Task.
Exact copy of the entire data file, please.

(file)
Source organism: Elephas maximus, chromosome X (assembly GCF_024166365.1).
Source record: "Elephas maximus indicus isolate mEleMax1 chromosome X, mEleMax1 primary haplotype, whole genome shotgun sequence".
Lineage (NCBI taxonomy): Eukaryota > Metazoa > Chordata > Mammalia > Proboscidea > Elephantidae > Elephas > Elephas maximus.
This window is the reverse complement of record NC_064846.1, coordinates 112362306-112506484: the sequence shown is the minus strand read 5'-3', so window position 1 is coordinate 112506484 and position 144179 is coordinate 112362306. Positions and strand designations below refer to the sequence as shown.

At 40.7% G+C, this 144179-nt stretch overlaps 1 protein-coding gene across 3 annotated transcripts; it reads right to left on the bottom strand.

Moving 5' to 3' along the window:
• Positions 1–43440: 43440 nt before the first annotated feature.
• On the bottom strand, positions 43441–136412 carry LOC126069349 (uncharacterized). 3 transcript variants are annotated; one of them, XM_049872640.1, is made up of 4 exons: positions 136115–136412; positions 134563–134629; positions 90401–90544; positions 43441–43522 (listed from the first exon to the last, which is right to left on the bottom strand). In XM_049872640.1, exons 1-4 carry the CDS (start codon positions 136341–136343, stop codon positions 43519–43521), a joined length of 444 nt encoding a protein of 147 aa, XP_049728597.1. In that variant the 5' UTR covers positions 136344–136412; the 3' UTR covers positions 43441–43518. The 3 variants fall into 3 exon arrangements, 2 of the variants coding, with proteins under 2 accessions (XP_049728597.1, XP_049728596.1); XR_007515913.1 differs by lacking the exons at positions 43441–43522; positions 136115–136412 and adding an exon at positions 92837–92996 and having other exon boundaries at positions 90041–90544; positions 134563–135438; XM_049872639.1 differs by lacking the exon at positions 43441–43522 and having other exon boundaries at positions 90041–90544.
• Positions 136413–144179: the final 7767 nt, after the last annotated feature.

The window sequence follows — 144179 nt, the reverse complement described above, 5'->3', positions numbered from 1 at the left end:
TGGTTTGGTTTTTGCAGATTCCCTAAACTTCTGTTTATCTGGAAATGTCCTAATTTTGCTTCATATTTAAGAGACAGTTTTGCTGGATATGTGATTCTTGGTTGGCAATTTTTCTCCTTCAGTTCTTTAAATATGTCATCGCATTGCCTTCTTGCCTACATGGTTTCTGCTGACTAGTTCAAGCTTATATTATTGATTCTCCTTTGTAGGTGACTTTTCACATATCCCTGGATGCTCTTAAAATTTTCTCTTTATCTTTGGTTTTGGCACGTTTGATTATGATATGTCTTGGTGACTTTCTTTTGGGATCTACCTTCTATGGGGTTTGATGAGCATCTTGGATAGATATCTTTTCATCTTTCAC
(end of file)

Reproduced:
Source organism: Elephas maximus, chromosome X (assembly GCF_024166365.1).
Source record: "Elephas maximus indicus isolate mEleMax1 chromosome X, mEleMax1 primary haplotype, whole genome shotgun sequence".
Lineage (NCBI taxonomy): Eukaryota > Metazoa > Chordata > Mammalia > Proboscidea > Elephantidae > Elephas > Elephas maximus.
This window is the reverse complement of record NC_064846.1, coordinates 112362306-112506484: the sequence shown is the minus strand read 5'-3', so window position 1 is coordinate 112506484 and position 144179 is coordinate 112362306. Positions and strand designations below refer to the sequence as shown.

At 40.7% G+C, this 144179-nt stretch overlaps 1 protein-coding gene across 3 annotated transcripts; it reads right to left on the bottom strand.

Moving 5' to 3' along the window:
• Positions 1–43440: 43440 nt before the first annotated feature.
• On the bottom strand, positions 43441–136412 carry LOC126069349 (uncharacterized). 3 transcript variants are annotated; one of them, XM_049872640.1, is made up of 4 exons: positions 136115–136412; positions 134563–134629; positions 90401–90544; positions 43441–43522 (listed from the first exon to the last, which is right to left on the bottom strand). In XM_049872640.1, exons 1-4 carry the CDS (start codon positions 136341–136343, stop codon positions 43519–43521), a joined length of 444 nt encoding a protein of 147 aa, XP_049728597.1. In that variant the 5' UTR covers positions 136344–136412; the 3' UTR covers positions 43441–43518. The 3 variants fall into 3 exon arrangements, 2 of the variants coding, with proteins under 2 accessions (XP_049728597.1, XP_049728596.1); XR_007515913.1 differs by lacking the exons at positions 43441–43522; positions 136115–136412 and adding an exon at positions 92837–92996 and having other exon boundaries at positions 90041–90544; positions 134563–135438; XM_049872639.1 differs by lacking the exon at positions 43441–43522 and having other exon boundaries at positions 90041–90544.
• Positions 136413–144179: the final 7767 nt, after the last annotated feature.

The window sequence follows — 144179 nt, the reverse complement described above, 5'->3', positions numbered from 1 at the left end:
TGGTTTGGTTTTTGCAGATTCCCTAAACTTCTGTTTATCTGGAAATGTCCTAATTTTGCTTCATATTTAAGAGACAGTTTTGCTGGATATGTGATTCTTGGTTGGCAATTTTTCTCCTTCAGTTCTTTAAATATGTCATCGCATTGCCTTCTTGCCTACATGGTTTCTGCTGACTAGTTCAAGCTTATATTATTGATTCTCCTTTGTAGGTGACTTTTCACATATCCCTGGATGCTCTTAAAATTTTCTCTTTATCTTTGGTTTTGGCACGTTTGATTATGATATGTCTTGGTGACTTTCTTTTGGGATCTACCTTCTATGGGGTTTGATGAGCATCTTGGATAGATATCTTTTCATCTTTCAC